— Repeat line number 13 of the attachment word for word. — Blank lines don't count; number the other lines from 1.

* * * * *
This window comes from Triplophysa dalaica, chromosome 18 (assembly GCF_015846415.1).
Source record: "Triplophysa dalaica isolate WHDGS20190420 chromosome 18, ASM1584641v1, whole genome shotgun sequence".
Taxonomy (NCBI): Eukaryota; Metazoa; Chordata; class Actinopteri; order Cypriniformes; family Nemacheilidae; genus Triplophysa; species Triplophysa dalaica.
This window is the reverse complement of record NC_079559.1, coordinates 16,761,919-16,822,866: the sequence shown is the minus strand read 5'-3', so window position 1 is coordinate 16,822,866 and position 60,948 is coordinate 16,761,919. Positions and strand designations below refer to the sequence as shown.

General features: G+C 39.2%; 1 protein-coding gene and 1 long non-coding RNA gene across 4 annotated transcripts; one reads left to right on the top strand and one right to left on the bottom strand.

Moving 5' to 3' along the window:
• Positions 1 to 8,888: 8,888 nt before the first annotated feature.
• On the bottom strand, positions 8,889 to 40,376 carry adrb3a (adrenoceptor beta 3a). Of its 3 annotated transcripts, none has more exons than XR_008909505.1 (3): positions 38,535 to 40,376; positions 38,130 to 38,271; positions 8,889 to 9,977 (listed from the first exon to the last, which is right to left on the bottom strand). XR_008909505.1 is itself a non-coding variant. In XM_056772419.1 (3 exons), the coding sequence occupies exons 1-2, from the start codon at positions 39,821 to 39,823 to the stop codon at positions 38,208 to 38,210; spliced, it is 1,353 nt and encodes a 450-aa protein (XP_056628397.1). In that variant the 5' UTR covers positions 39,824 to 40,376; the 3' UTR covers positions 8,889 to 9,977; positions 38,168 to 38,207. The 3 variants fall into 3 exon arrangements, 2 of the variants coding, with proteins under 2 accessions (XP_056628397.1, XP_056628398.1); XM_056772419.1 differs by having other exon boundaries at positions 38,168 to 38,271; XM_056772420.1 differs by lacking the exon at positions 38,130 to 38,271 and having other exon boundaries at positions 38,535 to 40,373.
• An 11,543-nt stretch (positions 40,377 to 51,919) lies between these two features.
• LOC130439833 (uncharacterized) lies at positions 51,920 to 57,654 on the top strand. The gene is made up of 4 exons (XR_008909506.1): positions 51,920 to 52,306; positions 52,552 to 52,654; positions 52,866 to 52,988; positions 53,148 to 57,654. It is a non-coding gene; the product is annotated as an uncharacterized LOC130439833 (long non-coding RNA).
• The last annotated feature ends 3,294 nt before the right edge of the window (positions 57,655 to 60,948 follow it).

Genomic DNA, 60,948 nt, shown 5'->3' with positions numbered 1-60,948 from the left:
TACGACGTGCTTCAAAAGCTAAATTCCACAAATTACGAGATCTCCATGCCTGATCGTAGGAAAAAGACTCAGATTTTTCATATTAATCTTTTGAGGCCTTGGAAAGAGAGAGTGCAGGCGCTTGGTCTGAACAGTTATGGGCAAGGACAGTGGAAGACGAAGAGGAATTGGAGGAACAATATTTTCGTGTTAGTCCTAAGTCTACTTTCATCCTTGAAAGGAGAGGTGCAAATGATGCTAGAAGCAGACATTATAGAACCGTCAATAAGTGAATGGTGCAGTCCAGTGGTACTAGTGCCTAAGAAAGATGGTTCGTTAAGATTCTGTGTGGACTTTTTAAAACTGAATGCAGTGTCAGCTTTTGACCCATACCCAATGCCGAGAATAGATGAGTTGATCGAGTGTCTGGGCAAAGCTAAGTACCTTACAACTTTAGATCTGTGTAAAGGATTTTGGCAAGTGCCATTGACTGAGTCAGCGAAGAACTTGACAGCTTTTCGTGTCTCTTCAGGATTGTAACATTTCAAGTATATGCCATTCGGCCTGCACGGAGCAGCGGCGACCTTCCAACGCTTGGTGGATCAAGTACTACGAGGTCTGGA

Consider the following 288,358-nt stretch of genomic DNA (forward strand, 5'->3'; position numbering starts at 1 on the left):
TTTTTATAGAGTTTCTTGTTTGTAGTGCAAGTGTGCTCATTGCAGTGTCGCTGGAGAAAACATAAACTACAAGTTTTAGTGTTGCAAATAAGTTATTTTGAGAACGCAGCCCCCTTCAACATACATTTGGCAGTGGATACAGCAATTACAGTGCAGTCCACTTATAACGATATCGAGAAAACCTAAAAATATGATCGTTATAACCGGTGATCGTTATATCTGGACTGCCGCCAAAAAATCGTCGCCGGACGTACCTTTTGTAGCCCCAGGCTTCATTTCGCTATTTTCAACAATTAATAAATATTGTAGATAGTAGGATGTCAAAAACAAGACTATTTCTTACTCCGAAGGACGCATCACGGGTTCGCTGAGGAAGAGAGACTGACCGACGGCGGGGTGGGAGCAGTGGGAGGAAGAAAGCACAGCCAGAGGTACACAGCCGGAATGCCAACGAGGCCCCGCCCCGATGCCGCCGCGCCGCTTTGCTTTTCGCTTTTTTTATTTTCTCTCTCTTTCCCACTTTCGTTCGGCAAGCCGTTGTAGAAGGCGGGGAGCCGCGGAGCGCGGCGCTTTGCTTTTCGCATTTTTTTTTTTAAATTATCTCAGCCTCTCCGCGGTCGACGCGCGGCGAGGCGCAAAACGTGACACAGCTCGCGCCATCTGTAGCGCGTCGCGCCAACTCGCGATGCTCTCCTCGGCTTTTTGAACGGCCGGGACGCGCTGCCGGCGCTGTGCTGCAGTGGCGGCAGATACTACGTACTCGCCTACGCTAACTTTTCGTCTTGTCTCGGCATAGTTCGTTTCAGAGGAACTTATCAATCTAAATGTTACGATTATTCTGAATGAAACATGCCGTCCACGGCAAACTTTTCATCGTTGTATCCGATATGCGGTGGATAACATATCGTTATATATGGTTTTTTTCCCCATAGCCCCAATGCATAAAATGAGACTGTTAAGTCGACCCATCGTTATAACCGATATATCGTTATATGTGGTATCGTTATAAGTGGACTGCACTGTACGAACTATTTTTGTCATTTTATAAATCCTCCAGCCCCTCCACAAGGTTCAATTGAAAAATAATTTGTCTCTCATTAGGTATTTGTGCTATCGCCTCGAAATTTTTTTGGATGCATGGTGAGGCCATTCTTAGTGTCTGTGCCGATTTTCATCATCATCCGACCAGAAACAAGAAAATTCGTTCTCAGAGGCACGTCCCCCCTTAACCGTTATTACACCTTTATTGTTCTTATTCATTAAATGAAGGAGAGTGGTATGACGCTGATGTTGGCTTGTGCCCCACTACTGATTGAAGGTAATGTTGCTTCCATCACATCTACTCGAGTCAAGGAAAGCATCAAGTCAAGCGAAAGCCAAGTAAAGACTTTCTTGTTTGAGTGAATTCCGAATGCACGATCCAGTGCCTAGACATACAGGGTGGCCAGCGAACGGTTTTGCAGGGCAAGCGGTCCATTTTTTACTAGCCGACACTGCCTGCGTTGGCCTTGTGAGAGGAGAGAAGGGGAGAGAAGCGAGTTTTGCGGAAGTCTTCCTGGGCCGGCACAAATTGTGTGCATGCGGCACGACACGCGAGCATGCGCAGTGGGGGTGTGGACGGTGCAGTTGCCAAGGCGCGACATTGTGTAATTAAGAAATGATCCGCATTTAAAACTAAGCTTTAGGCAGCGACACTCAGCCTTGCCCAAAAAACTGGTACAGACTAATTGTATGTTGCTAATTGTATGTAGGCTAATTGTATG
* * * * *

TACGACGTGCTTCAAAAGCTAAATTCCACAAATTACGAGATCTCCATGCCTGATCGTAGGAAAAAGACTCAGATTTTTCATATTAATCTTTTGAGGCCTTGGAAAGAGAGAGTGCAGGCGCTTGGTCTGAACAGTTATGGGCAAGGACAGTGGAAGACGAAGAGGAATTGGAGGAACAATATTTTCGTGTTAGTCCTAAGTCTACTTTCATCCTTGAAAGGAGAGGTGCAAATGATGCTAGAAGCAGACATTATAGAACCGTCAATAAGTGAATGGTGCAGTCCAGTGGTACTAGTGCCTAAGAAAGATGGTTCGTTAAGATTCTGTGTGGACTTTTTAAAACTGAATGCAGTGTCAGCTTTTGACCCATACCCAATGCCGAGAATAGATGAGTTGATCGAGTGTCTGGGCAAAGCTAAGTACCTTACAACTTTAGATCTGTGTAAAGGATTTTGGCAAGTGCCATTGACTGAGTCAGCGAAGAACTTGACAGCTTTTCGTGTCTCTTCAGGATTGTAACATTTCAAGTATATGCCATTCGGCCTGCACGGAGCAGCGGCGACCTTCCAACGCTTGGTGGATCAAGTACTACGAGGTCTGGA